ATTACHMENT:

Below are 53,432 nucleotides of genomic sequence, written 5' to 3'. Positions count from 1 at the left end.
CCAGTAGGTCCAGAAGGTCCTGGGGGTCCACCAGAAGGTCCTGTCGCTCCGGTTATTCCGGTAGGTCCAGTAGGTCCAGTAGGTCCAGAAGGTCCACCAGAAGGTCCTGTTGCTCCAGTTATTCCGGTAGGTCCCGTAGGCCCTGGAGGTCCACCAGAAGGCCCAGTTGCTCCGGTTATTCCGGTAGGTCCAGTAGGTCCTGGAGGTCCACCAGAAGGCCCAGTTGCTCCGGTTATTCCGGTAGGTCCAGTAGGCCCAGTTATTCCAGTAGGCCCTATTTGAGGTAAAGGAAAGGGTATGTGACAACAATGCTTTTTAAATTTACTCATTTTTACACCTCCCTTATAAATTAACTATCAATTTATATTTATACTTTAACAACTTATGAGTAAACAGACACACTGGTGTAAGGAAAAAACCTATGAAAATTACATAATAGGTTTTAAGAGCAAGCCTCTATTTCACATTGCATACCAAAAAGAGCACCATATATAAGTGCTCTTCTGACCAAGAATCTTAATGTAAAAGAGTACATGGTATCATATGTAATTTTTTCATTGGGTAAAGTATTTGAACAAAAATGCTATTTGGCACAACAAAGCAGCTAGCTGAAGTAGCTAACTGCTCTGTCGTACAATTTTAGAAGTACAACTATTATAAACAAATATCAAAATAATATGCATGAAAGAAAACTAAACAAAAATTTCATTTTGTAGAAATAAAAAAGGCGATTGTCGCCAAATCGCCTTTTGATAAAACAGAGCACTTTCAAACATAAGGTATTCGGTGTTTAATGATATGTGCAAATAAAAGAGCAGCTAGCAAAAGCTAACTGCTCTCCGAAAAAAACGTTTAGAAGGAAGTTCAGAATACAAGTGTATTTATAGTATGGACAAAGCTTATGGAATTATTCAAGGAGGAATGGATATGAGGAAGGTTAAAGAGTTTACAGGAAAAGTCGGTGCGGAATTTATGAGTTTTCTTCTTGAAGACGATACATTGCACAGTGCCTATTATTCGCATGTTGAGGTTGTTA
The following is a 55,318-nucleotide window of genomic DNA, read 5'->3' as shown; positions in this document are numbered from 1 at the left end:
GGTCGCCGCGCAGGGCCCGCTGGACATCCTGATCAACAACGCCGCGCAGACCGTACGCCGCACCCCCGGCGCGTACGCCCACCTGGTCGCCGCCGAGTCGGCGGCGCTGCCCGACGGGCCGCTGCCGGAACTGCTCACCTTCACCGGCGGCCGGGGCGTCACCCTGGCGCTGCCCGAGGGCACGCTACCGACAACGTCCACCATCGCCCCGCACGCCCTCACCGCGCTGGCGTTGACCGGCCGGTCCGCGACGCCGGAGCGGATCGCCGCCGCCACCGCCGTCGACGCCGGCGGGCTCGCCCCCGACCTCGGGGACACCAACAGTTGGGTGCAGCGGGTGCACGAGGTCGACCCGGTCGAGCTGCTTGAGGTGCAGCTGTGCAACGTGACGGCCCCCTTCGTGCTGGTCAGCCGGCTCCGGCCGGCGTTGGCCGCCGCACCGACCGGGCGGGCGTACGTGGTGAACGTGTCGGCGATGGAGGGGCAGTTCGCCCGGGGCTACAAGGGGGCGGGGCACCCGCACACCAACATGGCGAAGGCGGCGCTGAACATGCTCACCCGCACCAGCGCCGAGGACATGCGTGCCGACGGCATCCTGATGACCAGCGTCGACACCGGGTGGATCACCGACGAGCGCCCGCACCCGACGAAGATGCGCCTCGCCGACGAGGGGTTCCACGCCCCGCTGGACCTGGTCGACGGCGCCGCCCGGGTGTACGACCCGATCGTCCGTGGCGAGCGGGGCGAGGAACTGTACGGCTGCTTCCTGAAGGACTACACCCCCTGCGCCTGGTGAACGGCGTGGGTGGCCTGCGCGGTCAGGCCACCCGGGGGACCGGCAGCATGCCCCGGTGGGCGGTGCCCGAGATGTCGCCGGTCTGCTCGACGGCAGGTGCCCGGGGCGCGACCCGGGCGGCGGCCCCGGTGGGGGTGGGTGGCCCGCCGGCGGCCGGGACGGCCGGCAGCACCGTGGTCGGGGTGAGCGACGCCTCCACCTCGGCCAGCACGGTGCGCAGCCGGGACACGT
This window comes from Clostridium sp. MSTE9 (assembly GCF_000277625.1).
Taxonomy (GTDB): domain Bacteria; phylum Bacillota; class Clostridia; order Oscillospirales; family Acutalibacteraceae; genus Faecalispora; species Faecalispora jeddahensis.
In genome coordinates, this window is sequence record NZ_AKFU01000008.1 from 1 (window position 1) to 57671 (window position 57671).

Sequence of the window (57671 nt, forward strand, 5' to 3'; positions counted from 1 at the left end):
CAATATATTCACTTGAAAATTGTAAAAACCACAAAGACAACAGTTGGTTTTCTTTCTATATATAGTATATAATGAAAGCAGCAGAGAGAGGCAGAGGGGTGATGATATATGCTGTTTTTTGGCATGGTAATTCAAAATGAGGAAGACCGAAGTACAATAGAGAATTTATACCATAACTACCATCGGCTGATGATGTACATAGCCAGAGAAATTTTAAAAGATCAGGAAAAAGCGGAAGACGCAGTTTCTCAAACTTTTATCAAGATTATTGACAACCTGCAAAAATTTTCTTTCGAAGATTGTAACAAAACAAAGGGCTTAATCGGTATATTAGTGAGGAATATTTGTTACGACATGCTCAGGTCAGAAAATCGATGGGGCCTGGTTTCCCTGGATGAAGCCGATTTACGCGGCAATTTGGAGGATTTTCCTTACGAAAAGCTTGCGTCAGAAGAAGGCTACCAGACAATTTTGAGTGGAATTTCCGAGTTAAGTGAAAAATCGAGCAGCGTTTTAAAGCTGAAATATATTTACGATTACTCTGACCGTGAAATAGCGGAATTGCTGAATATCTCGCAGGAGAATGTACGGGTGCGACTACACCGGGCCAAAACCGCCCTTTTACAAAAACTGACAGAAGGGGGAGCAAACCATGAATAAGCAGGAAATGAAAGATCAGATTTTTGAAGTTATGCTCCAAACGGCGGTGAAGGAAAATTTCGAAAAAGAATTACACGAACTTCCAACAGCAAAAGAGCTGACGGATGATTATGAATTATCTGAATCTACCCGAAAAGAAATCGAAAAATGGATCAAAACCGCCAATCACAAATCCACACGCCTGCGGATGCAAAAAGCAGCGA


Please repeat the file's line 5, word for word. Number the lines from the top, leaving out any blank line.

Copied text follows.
This window comes from Clostridium sp. MSTE9 (assembly GCF_000277625.1).